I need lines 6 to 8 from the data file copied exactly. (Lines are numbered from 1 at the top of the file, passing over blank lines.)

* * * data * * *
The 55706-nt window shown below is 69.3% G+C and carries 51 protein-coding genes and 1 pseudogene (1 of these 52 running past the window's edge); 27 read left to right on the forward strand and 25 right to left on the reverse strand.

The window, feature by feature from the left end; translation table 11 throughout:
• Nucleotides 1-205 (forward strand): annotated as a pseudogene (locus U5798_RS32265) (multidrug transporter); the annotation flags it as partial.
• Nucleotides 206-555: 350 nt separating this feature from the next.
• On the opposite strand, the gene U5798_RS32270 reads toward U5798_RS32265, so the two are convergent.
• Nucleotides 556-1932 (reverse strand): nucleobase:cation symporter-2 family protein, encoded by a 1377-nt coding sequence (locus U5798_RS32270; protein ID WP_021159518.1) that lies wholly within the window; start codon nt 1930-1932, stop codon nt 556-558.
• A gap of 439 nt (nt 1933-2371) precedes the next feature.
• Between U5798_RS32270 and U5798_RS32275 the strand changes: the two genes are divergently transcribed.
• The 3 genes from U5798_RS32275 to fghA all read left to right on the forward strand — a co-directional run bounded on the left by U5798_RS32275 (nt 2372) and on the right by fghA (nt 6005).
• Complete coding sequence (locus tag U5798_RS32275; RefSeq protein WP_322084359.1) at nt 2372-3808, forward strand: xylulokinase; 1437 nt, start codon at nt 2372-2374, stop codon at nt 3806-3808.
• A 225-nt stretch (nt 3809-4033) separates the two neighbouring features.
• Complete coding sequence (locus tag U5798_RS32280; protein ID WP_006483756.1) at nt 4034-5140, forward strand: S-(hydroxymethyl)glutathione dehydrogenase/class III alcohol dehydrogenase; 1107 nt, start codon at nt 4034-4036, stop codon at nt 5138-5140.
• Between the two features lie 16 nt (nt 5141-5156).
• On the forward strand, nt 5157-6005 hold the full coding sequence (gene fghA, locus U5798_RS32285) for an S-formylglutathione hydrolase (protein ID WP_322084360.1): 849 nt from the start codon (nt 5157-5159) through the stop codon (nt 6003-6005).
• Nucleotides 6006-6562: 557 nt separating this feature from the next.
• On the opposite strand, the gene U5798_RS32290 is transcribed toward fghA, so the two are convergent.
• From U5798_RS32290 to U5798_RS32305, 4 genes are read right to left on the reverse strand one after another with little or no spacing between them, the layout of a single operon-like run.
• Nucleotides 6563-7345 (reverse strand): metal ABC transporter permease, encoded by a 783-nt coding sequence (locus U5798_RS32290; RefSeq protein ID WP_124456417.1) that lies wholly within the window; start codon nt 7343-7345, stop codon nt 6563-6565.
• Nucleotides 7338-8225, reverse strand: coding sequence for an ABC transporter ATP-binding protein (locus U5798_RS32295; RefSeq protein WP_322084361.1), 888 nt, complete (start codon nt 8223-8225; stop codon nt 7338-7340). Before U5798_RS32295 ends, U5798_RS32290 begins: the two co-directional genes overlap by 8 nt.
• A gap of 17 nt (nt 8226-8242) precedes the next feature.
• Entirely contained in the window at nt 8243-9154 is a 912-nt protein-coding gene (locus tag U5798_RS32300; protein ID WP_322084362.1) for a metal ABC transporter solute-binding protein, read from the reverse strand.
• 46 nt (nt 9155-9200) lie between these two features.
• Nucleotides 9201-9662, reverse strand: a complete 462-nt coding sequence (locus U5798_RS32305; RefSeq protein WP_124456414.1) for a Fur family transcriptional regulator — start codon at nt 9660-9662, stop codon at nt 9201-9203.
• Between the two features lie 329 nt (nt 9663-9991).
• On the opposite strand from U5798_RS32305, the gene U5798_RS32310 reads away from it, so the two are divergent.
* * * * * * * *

• Nucleotides 556-1932 (reverse strand): nucleobase:cation symporter-2 family protein, encoded by a 1377-nt coding sequence (locus U5798_RS32270; protein ID WP_021159518.1) that lies wholly within the window; start codon nt 1930-1932, stop codon nt 556-558.
• A gap of 439 nt (nt 1933-2371) precedes the next feature.
• Between U5798_RS32270 and U5798_RS32275 the strand changes: the two genes are divergently transcribed.